Hospital Installs Systems To Image Athletes at 2012 Olympics

Feb. 25, 2010

LONDON, Feb. 24 – Homerton University Hospital, in the east London Borough of Hackney, has purchased and installed three CARESTREAM DRX-1 Systems in preparation for imaging athletes at the 2012 Olympic Games in London. The hospital is located just two miles from the main Olympic venues.

The Homerton radiology department recently installed CARESTREAM DRX-1 Systems, which feature the industry’s first wireless, cassette-size detector, in three general x-ray rooms. In addition, the hospital purchased two additional DRX-1 detectors that can be moved between rooms to ensure immediate response during peak workloads. The upgrade from CR to DR technology means that all general X-ray rooms will now benefit from the speed of DR technology. 

The department currently has a total of 104,000 exams per year across all modalities, which include MR, mammography, fluoroscopy and ultrasound. The department installed a 64-slice CT scanner 18 months ago.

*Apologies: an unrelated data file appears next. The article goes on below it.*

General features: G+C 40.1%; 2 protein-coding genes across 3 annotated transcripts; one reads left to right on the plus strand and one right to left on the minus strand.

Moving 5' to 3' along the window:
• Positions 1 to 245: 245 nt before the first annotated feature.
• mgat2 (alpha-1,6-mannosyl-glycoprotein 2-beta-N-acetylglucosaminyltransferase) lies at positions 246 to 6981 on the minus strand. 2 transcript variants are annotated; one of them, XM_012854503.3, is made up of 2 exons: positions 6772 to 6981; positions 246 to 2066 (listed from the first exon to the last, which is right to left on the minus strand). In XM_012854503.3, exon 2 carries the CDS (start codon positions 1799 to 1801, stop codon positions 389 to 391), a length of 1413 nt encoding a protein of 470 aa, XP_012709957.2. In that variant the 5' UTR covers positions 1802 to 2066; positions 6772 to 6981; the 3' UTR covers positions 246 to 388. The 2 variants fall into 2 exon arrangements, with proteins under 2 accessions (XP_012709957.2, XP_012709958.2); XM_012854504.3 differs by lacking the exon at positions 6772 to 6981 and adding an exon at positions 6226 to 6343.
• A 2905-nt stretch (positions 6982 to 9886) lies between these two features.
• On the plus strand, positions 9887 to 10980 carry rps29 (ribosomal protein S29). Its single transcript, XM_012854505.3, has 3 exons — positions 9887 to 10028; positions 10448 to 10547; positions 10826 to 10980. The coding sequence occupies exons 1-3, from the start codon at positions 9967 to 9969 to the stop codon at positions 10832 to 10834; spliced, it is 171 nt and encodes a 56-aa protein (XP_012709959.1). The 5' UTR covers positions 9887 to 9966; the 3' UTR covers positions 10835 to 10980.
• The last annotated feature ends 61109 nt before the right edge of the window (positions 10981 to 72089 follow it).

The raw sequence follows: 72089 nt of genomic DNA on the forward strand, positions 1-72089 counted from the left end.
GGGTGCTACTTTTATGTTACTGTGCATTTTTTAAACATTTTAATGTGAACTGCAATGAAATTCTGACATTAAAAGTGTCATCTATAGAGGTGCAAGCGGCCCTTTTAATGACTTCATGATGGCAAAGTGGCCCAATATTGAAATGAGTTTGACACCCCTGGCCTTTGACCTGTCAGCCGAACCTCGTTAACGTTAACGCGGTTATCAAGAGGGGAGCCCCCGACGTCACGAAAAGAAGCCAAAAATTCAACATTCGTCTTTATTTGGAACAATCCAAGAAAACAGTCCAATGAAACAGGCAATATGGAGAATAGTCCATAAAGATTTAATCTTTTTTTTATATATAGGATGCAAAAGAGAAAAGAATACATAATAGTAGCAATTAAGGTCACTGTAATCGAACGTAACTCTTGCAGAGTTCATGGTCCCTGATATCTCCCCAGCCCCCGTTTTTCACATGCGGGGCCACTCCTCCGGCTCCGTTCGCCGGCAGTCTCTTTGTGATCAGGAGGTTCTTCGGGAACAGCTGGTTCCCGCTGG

Head of Imaging Services, Colin West, is in charge of strategic, financial and operational management of the department. He reports the decision to implement the DRX-1 systems was very simple. “Our x-ray equipment was only five or six years old but we definitely needed DR functionality. So to be able to have a system like the DRX-1 that offered an upgrade to DR without removing the x-ray system was absolutely on the button.”

Installation of the CARESTREAM DRX-1 Systems took one working day for each room. Previous audits showed that the patient process—from arrival to departure—took about 40 minutes. The first week after installation showed turnaround time for the imaging process had been reduced by half—to 20 minutes. In addition, the time patients spent in the exam was reduced from eight minutes to five minutes.

“We purchased the DRX-1 systems to achieve improvements in productivity and efficiency and the systems immediately accomplished those goals,” said West.

As a direct result of the improvements in clinical workflow West is now looking at a new design for the layout of the radiology department. “We currently have a waiting area with 50 chairs in it and I’m already looking to see if we can reduce that to 30, thus freeing up space. We’re also monitoring the number of changing rooms we need.”

And what effect does West think that the 2012 Olympics will have on his workflow? “There will be some 100,000 extra people arriving two miles away,” he said. “We’re likely to be quite busy!”